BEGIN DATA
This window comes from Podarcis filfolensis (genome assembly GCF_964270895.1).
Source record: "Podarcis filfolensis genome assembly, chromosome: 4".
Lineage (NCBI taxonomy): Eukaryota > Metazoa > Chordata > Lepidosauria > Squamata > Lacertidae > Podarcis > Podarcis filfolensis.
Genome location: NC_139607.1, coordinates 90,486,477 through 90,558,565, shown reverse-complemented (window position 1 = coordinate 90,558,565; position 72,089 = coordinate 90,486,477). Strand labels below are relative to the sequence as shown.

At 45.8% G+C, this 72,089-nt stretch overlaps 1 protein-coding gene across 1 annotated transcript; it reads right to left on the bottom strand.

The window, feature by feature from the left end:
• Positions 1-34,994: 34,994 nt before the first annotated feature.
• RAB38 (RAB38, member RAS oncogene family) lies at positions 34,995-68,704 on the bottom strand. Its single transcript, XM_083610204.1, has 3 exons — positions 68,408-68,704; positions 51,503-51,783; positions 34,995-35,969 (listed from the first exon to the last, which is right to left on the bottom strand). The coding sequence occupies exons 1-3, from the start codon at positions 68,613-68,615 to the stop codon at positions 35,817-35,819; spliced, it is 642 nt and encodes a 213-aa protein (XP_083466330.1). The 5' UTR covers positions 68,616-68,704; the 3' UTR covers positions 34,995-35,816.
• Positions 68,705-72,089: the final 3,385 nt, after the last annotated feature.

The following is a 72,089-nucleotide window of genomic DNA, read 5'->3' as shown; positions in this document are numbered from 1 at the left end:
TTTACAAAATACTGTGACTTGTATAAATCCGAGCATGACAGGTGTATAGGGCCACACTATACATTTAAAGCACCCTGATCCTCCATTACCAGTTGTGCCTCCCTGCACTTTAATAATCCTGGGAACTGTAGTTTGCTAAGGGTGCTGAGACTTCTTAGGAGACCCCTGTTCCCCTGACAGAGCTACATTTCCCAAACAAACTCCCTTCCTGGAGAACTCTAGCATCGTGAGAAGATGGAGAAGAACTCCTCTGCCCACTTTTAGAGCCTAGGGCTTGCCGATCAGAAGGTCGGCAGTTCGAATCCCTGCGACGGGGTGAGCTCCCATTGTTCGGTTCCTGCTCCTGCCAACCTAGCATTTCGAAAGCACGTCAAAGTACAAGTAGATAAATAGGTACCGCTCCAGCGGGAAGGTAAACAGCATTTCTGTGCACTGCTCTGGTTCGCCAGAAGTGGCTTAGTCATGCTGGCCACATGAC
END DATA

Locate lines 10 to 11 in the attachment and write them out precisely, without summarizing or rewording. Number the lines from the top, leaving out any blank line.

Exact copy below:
The following is a 72,089-nucleotide window of genomic DNA, read 5'->3' as shown; positions in this document are numbered from 1 at the left end:
TTTACAAAATACTGTGACTTGTATAAATCCGAGCATGACAGGTGTATAGGGCCACACTATACATTTAAAGCACCCTGATCCTCCATTACCAGTTGTGCCTCCCTGCACTTTAATAATCCTGGGAACTGTAGTTTGCTAAGGGTGCTGAGACTTCTTAGGAGACCCCTGTTCCCCTGACAGAGCTACATTTCCCAAACAAACTCCCTTCCTGGAGAACTCTAGCATCGTGAGAAGATGGAGAAGAACTCCTCTGCCCACTTTTAGAGCCTAGGGCTTGCCGATCAGAAGGTCGGCAGTTCGAATCCCTGCGACGGGGTGAGCTCCCATTGTTCGGTTCCTGCTCCTGCCAACCTAGCATTTCGAAAGCACGTCAAAGTACAAGTAGATAAATAGGTACCGCTCCAGCGGGAAGGTAAACAGCATTTCTGTGCACTGCTCTGGTTCGCCAGAAGTGGCTTAGTCATGCTGGCCACATGAC